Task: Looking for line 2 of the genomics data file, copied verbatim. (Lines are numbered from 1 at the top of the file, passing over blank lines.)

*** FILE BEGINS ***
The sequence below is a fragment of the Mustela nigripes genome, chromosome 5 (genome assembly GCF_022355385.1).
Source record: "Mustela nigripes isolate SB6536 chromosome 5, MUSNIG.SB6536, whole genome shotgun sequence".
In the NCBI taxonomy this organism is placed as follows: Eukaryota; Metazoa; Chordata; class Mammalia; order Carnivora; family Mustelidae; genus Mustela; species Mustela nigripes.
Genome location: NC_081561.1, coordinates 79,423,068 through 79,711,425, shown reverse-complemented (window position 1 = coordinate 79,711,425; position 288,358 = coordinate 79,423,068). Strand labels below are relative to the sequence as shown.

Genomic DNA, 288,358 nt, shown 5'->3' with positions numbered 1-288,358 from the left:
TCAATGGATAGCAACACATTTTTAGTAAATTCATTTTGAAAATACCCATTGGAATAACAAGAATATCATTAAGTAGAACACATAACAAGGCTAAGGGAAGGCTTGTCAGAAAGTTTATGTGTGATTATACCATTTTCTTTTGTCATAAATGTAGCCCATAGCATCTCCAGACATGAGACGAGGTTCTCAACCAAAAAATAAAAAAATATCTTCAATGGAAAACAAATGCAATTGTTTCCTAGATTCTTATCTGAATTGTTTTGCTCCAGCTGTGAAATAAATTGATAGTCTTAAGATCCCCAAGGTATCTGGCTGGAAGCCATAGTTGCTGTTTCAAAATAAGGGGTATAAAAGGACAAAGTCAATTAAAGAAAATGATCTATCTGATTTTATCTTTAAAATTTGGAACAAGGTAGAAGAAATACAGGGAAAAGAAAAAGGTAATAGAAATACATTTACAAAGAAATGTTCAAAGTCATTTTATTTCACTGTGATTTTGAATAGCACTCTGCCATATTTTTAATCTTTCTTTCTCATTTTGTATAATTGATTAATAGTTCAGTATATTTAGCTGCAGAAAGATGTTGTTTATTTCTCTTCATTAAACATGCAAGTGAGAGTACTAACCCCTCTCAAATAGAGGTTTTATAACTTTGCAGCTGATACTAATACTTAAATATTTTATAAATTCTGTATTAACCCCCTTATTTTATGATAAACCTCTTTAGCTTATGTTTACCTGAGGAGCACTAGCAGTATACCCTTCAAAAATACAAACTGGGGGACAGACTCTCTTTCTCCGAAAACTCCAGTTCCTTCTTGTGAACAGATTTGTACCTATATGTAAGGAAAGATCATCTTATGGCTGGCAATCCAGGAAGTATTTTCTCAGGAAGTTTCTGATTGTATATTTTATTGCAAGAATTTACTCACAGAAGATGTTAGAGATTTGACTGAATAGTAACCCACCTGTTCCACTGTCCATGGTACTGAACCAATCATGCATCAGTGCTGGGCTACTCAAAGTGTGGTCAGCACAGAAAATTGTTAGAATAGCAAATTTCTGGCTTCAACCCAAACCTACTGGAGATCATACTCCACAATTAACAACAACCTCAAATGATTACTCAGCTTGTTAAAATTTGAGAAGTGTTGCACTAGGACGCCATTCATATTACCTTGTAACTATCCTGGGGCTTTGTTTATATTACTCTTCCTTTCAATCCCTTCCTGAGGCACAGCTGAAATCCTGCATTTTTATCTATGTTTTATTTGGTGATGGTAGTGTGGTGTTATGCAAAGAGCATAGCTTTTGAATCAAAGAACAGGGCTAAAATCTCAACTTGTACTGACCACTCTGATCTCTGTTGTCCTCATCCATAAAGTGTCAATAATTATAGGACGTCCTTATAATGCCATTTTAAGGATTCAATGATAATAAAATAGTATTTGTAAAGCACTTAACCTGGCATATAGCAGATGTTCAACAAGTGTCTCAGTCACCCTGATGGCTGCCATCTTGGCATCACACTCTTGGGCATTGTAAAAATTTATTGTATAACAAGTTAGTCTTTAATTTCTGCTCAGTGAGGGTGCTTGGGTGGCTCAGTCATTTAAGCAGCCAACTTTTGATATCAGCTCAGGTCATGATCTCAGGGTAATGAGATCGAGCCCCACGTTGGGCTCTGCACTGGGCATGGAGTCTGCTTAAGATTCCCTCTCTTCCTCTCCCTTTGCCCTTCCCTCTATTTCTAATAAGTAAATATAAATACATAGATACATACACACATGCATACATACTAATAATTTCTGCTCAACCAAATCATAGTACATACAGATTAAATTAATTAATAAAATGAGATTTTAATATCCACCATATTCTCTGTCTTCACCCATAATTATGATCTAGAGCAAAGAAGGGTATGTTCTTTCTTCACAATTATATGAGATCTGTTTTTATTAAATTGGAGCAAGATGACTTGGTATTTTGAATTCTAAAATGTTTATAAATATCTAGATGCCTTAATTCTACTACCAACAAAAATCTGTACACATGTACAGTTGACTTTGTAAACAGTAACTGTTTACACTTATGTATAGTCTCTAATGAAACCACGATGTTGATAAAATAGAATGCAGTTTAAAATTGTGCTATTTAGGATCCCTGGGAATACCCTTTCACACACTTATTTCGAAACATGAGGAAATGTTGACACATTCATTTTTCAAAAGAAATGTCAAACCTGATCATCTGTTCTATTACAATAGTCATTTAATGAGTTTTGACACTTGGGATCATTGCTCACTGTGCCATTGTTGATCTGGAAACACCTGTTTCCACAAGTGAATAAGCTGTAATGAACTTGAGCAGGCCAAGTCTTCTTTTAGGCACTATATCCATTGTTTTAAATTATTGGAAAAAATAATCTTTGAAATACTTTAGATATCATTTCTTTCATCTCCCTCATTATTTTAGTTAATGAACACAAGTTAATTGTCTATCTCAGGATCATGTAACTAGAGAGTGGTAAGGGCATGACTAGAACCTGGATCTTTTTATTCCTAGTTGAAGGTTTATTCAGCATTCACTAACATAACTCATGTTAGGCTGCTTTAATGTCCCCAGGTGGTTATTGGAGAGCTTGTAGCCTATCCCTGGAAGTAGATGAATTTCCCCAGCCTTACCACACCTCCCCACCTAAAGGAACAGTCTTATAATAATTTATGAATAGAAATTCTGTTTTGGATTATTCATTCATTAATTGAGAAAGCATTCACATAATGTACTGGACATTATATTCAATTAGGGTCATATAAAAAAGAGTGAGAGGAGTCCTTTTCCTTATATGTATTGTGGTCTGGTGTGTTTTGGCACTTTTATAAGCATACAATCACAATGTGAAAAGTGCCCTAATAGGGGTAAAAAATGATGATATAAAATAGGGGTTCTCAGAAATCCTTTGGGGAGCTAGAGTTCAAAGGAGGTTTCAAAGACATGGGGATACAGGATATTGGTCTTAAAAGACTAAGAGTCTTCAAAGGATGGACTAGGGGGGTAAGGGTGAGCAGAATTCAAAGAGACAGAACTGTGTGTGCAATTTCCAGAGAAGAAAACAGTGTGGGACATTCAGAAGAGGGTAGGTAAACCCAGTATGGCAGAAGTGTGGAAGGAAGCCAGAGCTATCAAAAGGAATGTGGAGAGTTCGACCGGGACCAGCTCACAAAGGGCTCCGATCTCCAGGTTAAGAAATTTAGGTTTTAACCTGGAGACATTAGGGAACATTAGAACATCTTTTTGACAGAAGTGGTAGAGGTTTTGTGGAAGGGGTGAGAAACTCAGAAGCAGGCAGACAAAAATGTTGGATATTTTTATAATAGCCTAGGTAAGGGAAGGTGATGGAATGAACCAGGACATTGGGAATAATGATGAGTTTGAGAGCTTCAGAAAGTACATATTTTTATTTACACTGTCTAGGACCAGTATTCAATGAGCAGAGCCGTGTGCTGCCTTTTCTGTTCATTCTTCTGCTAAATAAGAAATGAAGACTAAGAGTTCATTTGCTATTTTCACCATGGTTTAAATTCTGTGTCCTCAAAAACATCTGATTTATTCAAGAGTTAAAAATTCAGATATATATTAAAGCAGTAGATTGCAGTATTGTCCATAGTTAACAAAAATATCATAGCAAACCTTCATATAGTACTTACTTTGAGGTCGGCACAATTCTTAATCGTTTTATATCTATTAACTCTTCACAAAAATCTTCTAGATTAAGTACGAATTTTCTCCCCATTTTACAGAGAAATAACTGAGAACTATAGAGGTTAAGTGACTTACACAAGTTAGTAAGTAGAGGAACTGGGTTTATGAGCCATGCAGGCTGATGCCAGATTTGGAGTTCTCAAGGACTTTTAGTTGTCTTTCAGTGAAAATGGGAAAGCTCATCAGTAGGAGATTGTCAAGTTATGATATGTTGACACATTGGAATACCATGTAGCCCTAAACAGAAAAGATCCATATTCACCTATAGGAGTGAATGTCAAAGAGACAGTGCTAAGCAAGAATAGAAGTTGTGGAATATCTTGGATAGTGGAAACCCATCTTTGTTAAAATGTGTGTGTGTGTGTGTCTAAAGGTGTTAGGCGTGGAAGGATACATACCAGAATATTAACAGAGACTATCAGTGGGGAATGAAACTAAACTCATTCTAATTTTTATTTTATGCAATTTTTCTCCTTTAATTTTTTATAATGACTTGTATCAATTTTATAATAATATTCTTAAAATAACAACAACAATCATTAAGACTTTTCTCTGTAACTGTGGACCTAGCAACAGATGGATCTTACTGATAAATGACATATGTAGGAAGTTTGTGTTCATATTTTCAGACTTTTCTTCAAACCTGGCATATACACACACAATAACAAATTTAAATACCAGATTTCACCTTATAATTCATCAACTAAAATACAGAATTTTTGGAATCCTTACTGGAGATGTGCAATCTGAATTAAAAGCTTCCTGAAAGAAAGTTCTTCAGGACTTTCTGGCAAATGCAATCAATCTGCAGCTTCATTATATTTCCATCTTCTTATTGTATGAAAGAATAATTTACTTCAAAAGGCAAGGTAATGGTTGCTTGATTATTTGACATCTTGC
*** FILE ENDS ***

Source record: "Mustela nigripes isolate SB6536 chromosome 5, MUSNIG.SB6536, whole genome shotgun sequence".